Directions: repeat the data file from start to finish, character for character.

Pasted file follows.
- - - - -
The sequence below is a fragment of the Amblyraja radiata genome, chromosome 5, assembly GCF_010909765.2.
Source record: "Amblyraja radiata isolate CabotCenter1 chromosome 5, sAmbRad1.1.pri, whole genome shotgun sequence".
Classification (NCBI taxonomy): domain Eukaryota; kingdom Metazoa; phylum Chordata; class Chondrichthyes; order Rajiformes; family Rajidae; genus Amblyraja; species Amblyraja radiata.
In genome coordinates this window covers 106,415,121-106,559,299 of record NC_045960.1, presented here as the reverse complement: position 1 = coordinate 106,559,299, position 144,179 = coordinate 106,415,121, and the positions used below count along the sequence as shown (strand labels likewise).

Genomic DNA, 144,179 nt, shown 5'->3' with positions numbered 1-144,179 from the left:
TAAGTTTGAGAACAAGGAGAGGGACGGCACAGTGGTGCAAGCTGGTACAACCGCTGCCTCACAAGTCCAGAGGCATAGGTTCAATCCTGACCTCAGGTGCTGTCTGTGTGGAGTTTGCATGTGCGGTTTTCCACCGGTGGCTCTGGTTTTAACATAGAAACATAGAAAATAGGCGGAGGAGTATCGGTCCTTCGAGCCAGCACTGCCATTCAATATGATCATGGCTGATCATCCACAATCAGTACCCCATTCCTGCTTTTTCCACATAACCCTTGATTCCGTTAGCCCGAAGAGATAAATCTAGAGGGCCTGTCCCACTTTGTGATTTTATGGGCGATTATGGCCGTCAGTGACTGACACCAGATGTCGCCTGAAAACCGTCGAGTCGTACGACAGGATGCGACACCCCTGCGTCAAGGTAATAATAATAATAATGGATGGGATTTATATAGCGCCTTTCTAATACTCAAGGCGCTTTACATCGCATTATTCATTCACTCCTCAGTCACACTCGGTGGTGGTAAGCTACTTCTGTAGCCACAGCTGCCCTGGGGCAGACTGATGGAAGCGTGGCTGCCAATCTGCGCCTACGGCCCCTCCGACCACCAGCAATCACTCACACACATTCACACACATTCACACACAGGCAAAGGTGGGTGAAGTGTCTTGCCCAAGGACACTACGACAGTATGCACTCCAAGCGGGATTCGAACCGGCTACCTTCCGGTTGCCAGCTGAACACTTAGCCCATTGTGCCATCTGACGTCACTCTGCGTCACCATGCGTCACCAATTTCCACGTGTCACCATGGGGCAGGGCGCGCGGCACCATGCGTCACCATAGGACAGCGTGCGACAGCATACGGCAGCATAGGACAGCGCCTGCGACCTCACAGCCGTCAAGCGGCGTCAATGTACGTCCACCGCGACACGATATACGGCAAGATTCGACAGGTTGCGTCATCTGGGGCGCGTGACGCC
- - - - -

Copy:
The sequence below is a fragment of the Amblyraja radiata genome, chromosome 5, assembly GCF_010909765.2.
Source record: "Amblyraja radiata isolate CabotCenter1 chromosome 5, sAmbRad1.1.pri, whole genome shotgun sequence".
Classification (NCBI taxonomy): domain Eukaryota; kingdom Metazoa; phylum Chordata; class Chondrichthyes; order Rajiformes; family Rajidae; genus Amblyraja; species Amblyraja radiata.
In genome coordinates this window covers 106,415,121-106,559,299 of record NC_045960.1, presented here as the reverse complement: position 1 = coordinate 106,559,299, position 144,179 = coordinate 106,415,121, and the positions used below count along the sequence as shown (strand labels likewise).

Genomic DNA, 144,179 nt, shown 5'->3' with positions numbered 1-144,179 from the left:
TAAGTTTGAGAACAAGGAGAGGGACGGCACAGTGGTGCAAGCTGGTACAACCGCTGCCTCACAAGTCCAGAGGCATAGGTTCAATCCTGACCTCAGGTGCTGTCTGTGTGGAGTTTGCATGTGCGGTTTTCCACCGGTGGCTCTGGTTTTAACATAGAAACATAGAAAATAGGCGGAGGAGTATCGGTCCTTCGAGCCAGCACTGCCATTCAATATGATCATGGCTGATCATCCACAATCAGTACCCCATTCCTGCTTTTTCCACATAACCCTTGATTCCGTTAGCCCGAAGAGATAAATCTAGAGGGCCTGTCCCACTTTGTGATTTTATGGGCGATTATGGCCGTCAGTGACTGACACCAGATGTCGCCTGAAAACCGTCGAGTCGTACGACAGGATGCGACACCCCTGCGTCAAGGTAATAATAATAATAATGGATGGGATTTATATAGCGCCTTTCTAATACTCAAGGCGCTTTACATCGCATTATTCATTCACTCCTCAGTCACACTCGGTGGTGGTAAGCTACTTCTGTAGCCACAGCTGCCCTGGGGCAGACTGATGGAAGCGTGGCTGCCAATCTGCGCCTACGGCCCCTCCGACCACCAGCAATCACTCACACACATTCACACACATTCACACACAGGCAAAGGTGGGTGAAGTGTCTTGCCCAAGGACACTACGACAGTATGCACTCCAAGCGGGATTCGAACCGGCTACCTTCCGGTTGCCAGCTGAACACTTAGCCCATTGTGCCATCTGACGTCACTCTGCGTCACCATGCGTCACCAATTTCCACGTGTCACCATGGGGCAGGGCGCGCGGCACCATGCGTCACCATAGGACAGCGTGCGACAGCATACGGCAGCATAGGACAGCGCCTGCGACCTCACAGCCGTCAAGCGGCGTCAATGTACGTCCACCGCGACACGATATACGGCAAGATTCGACAGGTTGCGTCATCTGGGGCGCGTGACGCC